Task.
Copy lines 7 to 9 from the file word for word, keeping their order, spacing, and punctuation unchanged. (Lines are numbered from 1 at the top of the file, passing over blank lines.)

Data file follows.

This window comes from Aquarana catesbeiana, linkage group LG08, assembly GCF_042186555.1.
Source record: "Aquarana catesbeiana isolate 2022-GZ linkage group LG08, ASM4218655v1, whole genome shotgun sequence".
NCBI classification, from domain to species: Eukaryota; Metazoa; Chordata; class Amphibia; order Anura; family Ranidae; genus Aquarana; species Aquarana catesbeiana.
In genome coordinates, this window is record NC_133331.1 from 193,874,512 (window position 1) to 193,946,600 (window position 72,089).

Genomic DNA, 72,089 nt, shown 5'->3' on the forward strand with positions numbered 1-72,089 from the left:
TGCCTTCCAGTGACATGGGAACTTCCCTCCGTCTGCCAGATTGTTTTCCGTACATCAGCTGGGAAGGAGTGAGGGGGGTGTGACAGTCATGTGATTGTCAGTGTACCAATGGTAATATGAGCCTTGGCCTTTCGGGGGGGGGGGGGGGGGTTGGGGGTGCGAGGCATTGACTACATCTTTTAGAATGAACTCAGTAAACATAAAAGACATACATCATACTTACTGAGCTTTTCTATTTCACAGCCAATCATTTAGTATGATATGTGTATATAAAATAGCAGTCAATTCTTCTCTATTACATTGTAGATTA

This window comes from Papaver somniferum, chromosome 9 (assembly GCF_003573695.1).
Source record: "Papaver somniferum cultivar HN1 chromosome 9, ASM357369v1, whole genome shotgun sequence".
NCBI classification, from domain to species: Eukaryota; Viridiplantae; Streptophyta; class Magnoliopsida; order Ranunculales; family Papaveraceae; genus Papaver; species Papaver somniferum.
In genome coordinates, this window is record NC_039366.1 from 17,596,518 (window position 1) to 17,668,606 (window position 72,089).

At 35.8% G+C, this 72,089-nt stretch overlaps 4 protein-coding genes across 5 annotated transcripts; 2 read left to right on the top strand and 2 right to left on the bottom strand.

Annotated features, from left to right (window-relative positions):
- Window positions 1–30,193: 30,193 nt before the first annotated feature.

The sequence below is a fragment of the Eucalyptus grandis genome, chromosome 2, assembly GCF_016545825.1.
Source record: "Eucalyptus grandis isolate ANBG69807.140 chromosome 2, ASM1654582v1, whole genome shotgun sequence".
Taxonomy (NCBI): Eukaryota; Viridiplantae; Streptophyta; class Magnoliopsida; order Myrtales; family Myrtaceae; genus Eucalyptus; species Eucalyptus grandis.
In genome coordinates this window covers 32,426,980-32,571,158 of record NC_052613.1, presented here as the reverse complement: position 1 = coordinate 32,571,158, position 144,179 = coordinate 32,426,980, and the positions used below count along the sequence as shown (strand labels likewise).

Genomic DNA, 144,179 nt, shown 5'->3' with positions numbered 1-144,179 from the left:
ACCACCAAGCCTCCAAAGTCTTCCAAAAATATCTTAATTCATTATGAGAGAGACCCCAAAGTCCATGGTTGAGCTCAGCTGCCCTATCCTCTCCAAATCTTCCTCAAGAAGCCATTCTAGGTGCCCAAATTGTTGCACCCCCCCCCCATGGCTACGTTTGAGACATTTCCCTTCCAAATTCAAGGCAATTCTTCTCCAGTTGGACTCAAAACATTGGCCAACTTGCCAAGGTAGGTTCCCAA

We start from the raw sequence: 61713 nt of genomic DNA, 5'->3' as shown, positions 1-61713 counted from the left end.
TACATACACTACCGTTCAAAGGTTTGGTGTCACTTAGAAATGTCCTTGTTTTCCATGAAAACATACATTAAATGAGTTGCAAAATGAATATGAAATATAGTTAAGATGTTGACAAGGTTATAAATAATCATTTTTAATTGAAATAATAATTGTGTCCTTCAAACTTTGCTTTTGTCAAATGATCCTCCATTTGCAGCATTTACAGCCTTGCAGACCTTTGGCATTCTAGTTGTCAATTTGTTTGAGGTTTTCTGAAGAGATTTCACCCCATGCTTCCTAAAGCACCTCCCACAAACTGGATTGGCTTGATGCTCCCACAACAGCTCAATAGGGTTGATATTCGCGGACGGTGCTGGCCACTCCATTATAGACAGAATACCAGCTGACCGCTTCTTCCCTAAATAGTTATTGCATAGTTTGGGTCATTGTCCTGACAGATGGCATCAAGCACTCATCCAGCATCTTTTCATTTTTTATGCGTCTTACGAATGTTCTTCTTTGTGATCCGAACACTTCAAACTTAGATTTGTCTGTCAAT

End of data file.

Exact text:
This window comes from Papaver somniferum, chromosome 9 (assembly GCF_003573695.1).
Source record: "Papaver somniferum cultivar HN1 chromosome 9, ASM357369v1, whole genome shotgun sequence".
NCBI classification, from domain to species: Eukaryota; Viridiplantae; Streptophyta; class Magnoliopsida; order Ranunculales; family Papaveraceae; genus Papaver; species Papaver somniferum.